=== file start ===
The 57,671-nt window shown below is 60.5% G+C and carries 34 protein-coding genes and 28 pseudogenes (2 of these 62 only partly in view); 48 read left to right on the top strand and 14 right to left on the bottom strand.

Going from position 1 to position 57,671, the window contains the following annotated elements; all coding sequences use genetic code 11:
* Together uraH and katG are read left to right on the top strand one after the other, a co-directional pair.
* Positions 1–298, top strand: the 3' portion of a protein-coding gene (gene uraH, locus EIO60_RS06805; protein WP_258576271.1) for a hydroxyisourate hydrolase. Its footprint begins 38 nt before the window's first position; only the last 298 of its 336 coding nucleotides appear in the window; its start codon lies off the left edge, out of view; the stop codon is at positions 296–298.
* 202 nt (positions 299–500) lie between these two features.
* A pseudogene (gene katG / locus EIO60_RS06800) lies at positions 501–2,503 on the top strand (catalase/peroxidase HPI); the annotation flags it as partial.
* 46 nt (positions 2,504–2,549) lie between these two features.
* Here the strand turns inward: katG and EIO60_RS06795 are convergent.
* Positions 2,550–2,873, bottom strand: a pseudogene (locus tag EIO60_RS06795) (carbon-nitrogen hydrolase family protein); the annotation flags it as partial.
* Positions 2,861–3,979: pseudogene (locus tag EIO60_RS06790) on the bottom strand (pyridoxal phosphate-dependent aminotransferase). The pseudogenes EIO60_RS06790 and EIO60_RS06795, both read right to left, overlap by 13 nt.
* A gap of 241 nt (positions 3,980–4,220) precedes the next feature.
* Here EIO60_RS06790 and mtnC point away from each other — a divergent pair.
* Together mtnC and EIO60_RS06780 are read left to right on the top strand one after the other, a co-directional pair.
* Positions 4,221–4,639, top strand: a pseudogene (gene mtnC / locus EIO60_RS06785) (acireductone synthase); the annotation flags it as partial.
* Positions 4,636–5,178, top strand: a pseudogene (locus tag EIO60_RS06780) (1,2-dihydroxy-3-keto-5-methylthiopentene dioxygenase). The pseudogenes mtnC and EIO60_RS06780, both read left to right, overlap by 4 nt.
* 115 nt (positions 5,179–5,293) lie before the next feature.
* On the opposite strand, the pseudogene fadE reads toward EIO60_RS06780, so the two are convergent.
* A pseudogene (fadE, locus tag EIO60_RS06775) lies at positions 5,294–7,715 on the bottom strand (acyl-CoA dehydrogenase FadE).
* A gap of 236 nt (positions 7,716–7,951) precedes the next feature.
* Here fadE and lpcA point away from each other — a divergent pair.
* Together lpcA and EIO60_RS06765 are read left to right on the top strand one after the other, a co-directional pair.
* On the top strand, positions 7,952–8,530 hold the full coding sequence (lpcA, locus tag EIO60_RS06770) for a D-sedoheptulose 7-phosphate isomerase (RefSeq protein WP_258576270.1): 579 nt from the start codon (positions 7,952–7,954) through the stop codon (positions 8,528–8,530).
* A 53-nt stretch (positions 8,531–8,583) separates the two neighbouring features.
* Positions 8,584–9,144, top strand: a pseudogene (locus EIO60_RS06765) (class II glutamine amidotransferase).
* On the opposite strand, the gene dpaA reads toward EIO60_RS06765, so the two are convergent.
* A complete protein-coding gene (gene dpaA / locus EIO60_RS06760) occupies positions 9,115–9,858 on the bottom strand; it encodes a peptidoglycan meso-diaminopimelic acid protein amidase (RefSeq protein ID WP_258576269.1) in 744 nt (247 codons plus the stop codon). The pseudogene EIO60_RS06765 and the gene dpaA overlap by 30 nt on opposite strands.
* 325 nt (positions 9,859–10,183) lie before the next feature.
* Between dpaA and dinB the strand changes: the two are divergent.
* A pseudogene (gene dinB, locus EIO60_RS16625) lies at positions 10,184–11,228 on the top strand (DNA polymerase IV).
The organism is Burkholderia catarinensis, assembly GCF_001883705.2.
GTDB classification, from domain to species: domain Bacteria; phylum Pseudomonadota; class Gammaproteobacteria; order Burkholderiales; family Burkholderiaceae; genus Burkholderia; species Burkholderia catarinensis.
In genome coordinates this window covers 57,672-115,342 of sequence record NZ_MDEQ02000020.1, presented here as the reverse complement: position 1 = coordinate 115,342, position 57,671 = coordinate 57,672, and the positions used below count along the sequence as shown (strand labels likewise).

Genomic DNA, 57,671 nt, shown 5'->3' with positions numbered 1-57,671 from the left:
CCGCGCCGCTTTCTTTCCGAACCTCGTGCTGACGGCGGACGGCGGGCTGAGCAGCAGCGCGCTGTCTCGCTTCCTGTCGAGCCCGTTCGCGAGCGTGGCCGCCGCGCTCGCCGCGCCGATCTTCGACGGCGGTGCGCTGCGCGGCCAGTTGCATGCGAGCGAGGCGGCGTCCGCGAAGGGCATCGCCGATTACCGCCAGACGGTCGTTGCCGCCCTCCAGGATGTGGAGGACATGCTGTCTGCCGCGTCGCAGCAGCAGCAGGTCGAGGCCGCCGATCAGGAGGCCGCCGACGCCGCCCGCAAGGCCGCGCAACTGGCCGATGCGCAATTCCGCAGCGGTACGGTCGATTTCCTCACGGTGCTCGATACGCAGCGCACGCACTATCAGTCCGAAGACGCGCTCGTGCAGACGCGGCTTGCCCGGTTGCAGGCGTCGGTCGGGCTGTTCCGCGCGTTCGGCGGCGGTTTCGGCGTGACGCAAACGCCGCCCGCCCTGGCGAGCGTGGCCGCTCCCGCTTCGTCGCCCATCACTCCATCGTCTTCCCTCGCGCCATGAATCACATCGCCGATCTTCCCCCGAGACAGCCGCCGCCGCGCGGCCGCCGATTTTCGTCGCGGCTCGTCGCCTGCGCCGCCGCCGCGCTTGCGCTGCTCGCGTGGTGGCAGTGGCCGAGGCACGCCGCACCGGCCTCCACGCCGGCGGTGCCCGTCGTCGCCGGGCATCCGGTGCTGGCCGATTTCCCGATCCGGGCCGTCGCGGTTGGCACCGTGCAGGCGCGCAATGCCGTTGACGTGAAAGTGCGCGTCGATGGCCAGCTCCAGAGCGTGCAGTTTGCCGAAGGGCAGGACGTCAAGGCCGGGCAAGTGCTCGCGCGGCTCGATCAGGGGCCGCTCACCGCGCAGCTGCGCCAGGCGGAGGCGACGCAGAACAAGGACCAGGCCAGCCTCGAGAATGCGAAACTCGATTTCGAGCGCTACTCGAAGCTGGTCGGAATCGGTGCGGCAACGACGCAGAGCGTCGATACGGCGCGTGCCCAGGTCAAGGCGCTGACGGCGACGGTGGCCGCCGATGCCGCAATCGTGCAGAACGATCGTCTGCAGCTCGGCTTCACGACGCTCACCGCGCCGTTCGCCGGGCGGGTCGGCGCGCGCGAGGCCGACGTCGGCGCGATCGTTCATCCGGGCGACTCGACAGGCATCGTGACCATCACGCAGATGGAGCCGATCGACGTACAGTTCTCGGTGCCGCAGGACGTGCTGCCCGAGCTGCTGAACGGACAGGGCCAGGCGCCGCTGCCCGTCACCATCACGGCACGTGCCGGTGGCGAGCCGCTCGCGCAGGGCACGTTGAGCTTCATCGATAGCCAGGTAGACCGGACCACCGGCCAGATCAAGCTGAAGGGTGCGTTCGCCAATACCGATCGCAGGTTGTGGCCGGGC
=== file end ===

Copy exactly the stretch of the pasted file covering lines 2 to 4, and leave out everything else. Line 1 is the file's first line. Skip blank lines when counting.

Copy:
Going from position 1 to position 57,671, the window contains the following annotated elements; all coding sequences use genetic code 11:
* Together uraH and katG are read left to right on the top strand one after the other, a co-directional pair.
* Positions 1–298, top strand: the 3' portion of a protein-coding gene (gene uraH, locus EIO60_RS06805; protein WP_258576271.1) for a hydroxyisourate hydrolase. Its footprint begins 38 nt before the window's first position; only the last 298 of its 336 coding nucleotides appear in the window; its start codon lies off the left edge, out of view; the stop codon is at positions 296–298.